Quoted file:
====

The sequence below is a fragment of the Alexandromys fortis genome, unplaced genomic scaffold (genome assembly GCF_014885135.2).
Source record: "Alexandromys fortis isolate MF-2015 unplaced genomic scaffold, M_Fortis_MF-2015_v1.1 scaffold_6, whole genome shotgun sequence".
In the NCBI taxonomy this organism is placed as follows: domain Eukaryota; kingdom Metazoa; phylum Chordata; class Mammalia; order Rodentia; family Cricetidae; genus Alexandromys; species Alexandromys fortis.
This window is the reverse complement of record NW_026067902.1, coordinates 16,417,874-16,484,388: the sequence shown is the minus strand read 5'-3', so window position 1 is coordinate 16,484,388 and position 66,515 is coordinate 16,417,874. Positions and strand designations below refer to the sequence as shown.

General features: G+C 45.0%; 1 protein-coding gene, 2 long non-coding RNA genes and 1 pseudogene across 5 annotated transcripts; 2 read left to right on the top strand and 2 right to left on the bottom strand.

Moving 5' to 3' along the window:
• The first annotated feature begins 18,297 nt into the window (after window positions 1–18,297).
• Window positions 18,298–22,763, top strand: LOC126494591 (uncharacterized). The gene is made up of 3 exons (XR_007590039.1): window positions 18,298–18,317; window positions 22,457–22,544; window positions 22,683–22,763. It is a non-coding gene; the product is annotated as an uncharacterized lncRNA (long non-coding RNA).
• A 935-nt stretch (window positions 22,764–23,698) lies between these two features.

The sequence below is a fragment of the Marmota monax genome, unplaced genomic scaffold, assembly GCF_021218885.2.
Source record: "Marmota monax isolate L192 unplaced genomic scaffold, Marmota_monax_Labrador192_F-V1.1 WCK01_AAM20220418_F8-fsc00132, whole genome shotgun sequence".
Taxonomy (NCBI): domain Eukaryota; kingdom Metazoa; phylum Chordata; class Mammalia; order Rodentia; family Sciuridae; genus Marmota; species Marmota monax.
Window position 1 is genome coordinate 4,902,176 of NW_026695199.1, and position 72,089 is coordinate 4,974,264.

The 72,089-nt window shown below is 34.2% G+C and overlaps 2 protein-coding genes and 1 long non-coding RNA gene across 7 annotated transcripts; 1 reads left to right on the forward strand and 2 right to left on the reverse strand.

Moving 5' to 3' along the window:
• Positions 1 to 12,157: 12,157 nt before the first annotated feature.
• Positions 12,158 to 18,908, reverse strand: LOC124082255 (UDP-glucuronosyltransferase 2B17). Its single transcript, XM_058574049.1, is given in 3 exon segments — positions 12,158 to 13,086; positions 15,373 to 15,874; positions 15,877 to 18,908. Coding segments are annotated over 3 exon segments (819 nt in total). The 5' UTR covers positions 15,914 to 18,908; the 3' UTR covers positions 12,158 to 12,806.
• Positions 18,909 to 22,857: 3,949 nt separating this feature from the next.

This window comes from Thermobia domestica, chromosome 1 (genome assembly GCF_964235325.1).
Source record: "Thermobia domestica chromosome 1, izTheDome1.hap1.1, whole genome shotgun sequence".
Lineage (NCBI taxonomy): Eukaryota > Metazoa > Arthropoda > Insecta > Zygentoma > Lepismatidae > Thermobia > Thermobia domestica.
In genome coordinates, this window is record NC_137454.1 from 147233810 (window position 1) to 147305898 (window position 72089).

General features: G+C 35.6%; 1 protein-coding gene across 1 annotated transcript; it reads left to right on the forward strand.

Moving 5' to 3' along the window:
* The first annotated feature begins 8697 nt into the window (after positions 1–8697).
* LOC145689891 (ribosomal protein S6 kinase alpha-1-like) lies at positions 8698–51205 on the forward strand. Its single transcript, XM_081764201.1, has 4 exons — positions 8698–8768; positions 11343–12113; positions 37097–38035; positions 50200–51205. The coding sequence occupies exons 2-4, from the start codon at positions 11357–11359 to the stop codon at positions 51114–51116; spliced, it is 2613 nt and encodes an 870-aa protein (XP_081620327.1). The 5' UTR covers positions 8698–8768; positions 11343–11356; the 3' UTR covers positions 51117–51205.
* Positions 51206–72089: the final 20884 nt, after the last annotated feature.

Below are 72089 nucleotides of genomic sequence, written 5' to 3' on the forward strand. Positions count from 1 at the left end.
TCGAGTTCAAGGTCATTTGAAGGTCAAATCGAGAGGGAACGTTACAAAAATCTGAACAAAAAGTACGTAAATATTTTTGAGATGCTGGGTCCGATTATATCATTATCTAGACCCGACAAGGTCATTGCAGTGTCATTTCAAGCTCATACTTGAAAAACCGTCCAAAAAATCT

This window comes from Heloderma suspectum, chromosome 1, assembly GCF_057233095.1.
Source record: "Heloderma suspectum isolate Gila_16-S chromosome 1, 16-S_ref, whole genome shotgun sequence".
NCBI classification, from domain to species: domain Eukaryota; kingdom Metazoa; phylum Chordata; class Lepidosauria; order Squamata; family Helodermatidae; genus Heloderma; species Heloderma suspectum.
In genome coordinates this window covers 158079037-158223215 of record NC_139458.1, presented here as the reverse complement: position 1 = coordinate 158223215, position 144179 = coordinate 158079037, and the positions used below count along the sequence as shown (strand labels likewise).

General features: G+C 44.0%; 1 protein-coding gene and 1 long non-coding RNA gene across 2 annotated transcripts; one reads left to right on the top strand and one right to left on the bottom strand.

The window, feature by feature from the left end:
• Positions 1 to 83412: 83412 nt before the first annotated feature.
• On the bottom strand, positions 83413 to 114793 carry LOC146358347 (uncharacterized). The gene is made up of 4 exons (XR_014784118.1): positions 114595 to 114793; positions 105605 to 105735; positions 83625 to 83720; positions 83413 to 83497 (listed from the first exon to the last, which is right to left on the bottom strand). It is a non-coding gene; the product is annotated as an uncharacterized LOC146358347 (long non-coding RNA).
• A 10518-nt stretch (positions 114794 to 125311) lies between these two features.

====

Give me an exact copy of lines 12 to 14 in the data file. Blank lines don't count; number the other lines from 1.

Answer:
Taxonomy (NCBI): domain Eukaryota; kingdom Metazoa; phylum Chordata; class Mammalia; order Rodentia; family Sciuridae; genus Marmota; species Marmota monax.
Window position 1 is genome coordinate 4,902,176 of NW_026695199.1, and position 72,089 is coordinate 4,974,264.

The 72,089-nt window shown below is 34.2% G+C and overlaps 2 protein-coding genes and 1 long non-coding RNA gene across 7 annotated transcripts; 1 reads left to right on the forward strand and 2 right to left on the reverse strand.